One could argue that any ideological spiritual pathway is suspicious of those whose religious beliefs and practices are unlike their own, intolerant of "the other," and does not account for new ways of understanding reality. Do you agree or disagree?
On the one hand, it seems that Confucianism is essentially an ethical way of life and a way of ordering society. On the other hand, it seems that Confucianism is an authentic spiritual pathway.
On the one hand, Taoism may be too inherently passive about government intervention in preserving security, developing the economy, and meeting the needs for health and education. On the other hand, Taoism is eager to collaborate with others in ecological concerns and encourage ways of achieving justice and peace.
How can those experiences be related to that of Christians who practice speaking in tongues? Are there any examples of schools that teach and train people to come to ecstasy and then speak in tongues? What are the benefits of that experience?
The human person is regarded by traditional Western philosophy as a substantial unity with a core identity, the Church consists of many communities with different values, emphasizing different aspects of the faith, some of them opposing each other. Has anyone addressed the question how an individual human person can be a suitable analogy for the Church?
Followers of Vaishnava (among others) faith generally make the argument that their sacred texts were composed by a single magnificent author during his life on Earth. But this is completely disregarded by historians studying India's past, who claim that Vyas is to be regarded like Homer: actually many authors. For such an integral figure, I have found very little scholarly publications which address this figure, from either camp. Can anyone shed some light on this topic?
In the study of ancient history or theology the concept of "myths' is very important because in both of the fields and even in philosophy scholars always try to stretch the past to justify the present, in this sense myths are the carrier of perception of reality is a matter of debate among the scholars but it is very true that the mythological myths in all religions/civilisations posses a dogma of being sacred due to its longevity and moral ideas. On the basis of these two ideas can we argue that 'the construction of present reality' is under challenge because some how it has been associated with the idea of "myths" in the past.
‘Becoming’, understood as an endlessly scroll of reality, was one of the most important and complex philosophical concept that was opposed by ontological vision of static essence and dynamic one (like Heraclitus) (Wikipedia).
The term ‘becoming’ in philosophy involves a change not only in space, as in the original meaning, but also in time.
The problematic nature of the definition of ‘becoming’ arised initially from the consideration that the primordial substance had to be conceived as unique and immutable: but if it was so, how would you explain the origin from it of the multiplicity of things? If at the beginning, the unique essence was water, as such was to remain forever and not give rise to the multiplicity of beings.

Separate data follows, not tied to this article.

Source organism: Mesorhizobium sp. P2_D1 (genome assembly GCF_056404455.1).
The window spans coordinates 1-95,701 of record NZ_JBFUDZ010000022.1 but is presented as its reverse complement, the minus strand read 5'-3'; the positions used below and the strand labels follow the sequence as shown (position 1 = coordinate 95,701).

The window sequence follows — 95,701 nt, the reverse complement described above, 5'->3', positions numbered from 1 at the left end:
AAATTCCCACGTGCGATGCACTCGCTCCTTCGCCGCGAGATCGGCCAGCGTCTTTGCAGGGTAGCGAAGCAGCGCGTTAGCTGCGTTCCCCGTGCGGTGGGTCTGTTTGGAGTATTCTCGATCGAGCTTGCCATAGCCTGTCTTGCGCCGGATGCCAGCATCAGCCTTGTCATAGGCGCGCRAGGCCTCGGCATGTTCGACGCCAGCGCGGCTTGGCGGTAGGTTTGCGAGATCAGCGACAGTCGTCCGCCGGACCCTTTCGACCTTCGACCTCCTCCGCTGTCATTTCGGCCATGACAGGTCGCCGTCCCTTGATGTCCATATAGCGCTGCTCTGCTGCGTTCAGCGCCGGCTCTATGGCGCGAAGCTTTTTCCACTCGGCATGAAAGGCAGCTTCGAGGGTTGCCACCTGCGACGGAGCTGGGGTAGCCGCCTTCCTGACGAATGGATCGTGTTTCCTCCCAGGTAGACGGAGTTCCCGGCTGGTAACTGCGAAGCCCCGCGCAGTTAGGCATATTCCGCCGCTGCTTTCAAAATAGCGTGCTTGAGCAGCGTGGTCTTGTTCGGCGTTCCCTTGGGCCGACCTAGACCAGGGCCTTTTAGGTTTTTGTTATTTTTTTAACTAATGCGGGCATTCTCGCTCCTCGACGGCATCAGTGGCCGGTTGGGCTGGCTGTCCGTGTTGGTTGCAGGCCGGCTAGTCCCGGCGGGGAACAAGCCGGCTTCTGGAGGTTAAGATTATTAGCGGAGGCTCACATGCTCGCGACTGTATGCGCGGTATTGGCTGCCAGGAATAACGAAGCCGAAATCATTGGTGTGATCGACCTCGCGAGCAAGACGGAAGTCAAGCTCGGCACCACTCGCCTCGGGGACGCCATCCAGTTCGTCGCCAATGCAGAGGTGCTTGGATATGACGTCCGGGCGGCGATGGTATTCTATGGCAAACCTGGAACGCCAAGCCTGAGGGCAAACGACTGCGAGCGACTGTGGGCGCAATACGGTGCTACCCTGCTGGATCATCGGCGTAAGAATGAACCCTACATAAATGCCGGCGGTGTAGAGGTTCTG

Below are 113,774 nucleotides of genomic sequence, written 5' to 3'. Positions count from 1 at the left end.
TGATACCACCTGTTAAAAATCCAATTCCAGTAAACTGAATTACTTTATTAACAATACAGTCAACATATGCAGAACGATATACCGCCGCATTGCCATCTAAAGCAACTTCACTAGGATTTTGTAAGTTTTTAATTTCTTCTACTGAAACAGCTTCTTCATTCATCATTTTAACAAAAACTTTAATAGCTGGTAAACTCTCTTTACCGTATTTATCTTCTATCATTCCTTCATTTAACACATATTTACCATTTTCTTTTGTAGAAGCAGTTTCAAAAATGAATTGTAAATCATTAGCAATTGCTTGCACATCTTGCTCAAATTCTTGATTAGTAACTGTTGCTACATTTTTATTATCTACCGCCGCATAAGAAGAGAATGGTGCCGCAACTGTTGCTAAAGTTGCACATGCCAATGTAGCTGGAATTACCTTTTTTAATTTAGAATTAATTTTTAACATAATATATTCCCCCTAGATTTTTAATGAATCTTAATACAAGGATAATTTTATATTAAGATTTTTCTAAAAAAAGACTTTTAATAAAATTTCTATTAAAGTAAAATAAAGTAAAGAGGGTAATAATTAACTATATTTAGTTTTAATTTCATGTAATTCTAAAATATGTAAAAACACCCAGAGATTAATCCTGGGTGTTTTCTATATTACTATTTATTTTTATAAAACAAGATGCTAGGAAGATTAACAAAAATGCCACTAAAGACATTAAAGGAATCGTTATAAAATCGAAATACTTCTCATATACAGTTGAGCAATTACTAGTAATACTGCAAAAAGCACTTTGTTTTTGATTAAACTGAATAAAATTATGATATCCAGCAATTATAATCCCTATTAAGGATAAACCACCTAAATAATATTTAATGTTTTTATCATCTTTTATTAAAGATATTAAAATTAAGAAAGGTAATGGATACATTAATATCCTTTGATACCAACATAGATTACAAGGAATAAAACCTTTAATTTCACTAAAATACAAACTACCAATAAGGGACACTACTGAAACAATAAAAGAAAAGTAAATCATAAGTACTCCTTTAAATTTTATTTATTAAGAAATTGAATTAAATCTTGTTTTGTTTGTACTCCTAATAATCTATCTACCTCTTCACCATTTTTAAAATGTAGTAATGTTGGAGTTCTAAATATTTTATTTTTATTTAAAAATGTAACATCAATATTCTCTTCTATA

But it is clear that talk about life of the substance amounted to a contradiction ‘in terminis’, as it always defines identical with itself, and therefore immutable, something which in effect becomes living and constantly changing.
Becoming is, according to Heraclitus, the essence of Being, because everything is subject to time and change. Even what seems static to sensory perception in reality is dynamic and constantly changing.
Everything flows into the thesis that identifies in the fire the symbolic beginning of all things. This element symbolizes quintessential movement, life and destruction.
Becoming is therefore the immutable law; ‘logos’ regulates the alternation of birth and death. It is the identity of the different, i.e. the element which unifies what in all the many things is constant. Becoming is in fact made up of opposites that coexist in things: the uphill road is the same as downhill. It appears for the first time a dialectic conception of reality.
But not everyone is able to recognize ‘logos’, the law that governs the world. Only a few are "awake" and can recognize the common law of logos, the others, the "dormant," living in a dream, are prisoners of the opposition, of struggle and the conflict, unable to rise to the unity of all :
The harmony of things, for Heraclitus, lies in its constantly changing and in continuous conflict between opposites. This concept is defined as ‘polemos’, which allows the existence of all things.
The Eleatics, contrary to Heraclitus, did not rely in senses that reveal the movement. The emotion generates the opinion of mortals who live in the illusion whereby it believed true the existence of ‘becoming’ as a mixture of being and not being. But not being does not exist nor can be thought.
Thinking and being are the same thing for which being is not and cannot be ‘not being’, while ‘not being’ is not and cannot be.
Moreover, how is it possible to think of birth as a transition from ‘non-being’ to being, and death as a go from being to not be? Birth and death are only appearances of being, not generated (nothing comes from nothing), eternal (nothing ends in nothing), still, unique (because if they were two, it should be separated from ‘non-being’), compact and well-defined ( similar to a perfect sphere).
This is Parmenides' belief that contrasts sharply with that of those who supported the thesis of Heraclitus.